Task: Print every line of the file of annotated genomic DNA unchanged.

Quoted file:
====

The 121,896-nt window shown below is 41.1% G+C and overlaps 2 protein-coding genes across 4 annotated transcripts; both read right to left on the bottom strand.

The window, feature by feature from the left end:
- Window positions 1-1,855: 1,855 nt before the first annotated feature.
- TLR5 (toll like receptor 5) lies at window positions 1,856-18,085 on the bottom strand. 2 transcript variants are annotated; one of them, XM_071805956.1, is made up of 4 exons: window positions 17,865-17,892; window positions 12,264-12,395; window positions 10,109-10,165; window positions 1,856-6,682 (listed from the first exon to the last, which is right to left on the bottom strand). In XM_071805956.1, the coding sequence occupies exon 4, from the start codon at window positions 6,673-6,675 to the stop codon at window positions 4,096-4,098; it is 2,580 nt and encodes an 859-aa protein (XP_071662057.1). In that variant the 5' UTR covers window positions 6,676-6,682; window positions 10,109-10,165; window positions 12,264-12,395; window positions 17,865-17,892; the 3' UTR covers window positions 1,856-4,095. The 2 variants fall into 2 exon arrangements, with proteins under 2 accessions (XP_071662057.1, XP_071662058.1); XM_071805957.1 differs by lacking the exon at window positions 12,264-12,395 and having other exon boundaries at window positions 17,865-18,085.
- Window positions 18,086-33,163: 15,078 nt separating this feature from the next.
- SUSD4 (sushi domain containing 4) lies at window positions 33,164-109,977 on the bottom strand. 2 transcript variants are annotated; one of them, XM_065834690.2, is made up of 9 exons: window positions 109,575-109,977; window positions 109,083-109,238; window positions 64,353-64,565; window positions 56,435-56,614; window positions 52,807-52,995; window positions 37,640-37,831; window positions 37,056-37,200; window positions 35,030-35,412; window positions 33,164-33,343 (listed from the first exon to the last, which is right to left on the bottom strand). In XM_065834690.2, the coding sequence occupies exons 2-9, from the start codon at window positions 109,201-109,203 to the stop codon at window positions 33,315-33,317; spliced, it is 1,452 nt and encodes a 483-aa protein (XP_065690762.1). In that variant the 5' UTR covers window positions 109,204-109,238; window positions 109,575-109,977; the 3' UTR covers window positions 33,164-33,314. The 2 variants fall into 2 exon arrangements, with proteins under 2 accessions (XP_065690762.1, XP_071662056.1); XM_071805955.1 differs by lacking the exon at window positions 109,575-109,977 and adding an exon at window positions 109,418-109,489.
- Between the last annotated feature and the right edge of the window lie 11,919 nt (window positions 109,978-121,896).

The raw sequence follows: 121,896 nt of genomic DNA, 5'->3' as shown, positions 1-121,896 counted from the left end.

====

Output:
The 121,896-nt window shown below is 41.1% G+C and overlaps 2 protein-coding genes across 4 annotated transcripts; both read right to left on the bottom strand.

The window, feature by feature from the left end:
- Window positions 1-1,855: 1,855 nt before the first annotated feature.
- TLR5 (toll like receptor 5) lies at window positions 1,856-18,085 on the bottom strand. 2 transcript variants are annotated; one of them, XM_071805956.1, is made up of 4 exons: window positions 17,865-17,892; window positions 12,264-12,395; window positions 10,109-10,165; window positions 1,856-6,682 (listed from the first exon to the last, which is right to left on the bottom strand). In XM_071805956.1, the coding sequence occupies exon 4, from the start codon at window positions 6,673-6,675 to the stop codon at window positions 4,096-4,098; it is 2,580 nt and encodes an 859-aa protein (XP_071662057.1). In that variant the 5' UTR covers window positions 6,676-6,682; window positions 10,109-10,165; window positions 12,264-12,395; window positions 17,865-17,892; the 3' UTR covers window positions 1,856-4,095. The 2 variants fall into 2 exon arrangements, with proteins under 2 accessions (XP_071662057.1, XP_071662058.1); XM_071805957.1 differs by lacking the exon at window positions 12,264-12,395 and having other exon boundaries at window positions 17,865-18,085.
- Window positions 18,086-33,163: 15,078 nt separating this feature from the next.
- SUSD4 (sushi domain containing 4) lies at window positions 33,164-109,977 on the bottom strand. 2 transcript variants are annotated; one of them, XM_065834690.2, is made up of 9 exons: window positions 109,575-109,977; window positions 109,083-109,238; window positions 64,353-64,565; window positions 56,435-56,614; window positions 52,807-52,995; window positions 37,640-37,831; window positions 37,056-37,200; window positions 35,030-35,412; window positions 33,164-33,343 (listed from the first exon to the last, which is right to left on the bottom strand). In XM_065834690.2, the coding sequence occupies exons 2-9, from the start codon at window positions 109,201-109,203 to the stop codon at window positions 33,315-33,317; spliced, it is 1,452 nt and encodes a 483-aa protein (XP_065690762.1). In that variant the 5' UTR covers window positions 109,204-109,238; window positions 109,575-109,977; the 3' UTR covers window positions 33,164-33,314. The 2 variants fall into 2 exon arrangements, with proteins under 2 accessions (XP_065690762.1, XP_071662056.1); XM_071805955.1 differs by lacking the exon at window positions 109,575-109,977 and adding an exon at window positions 109,418-109,489.
- Between the last annotated feature and the right edge of the window lie 11,919 nt (window positions 109,978-121,896).

The raw sequence follows: 121,896 nt of genomic DNA, 5'->3' as shown, positions 1-121,896 counted from the left end.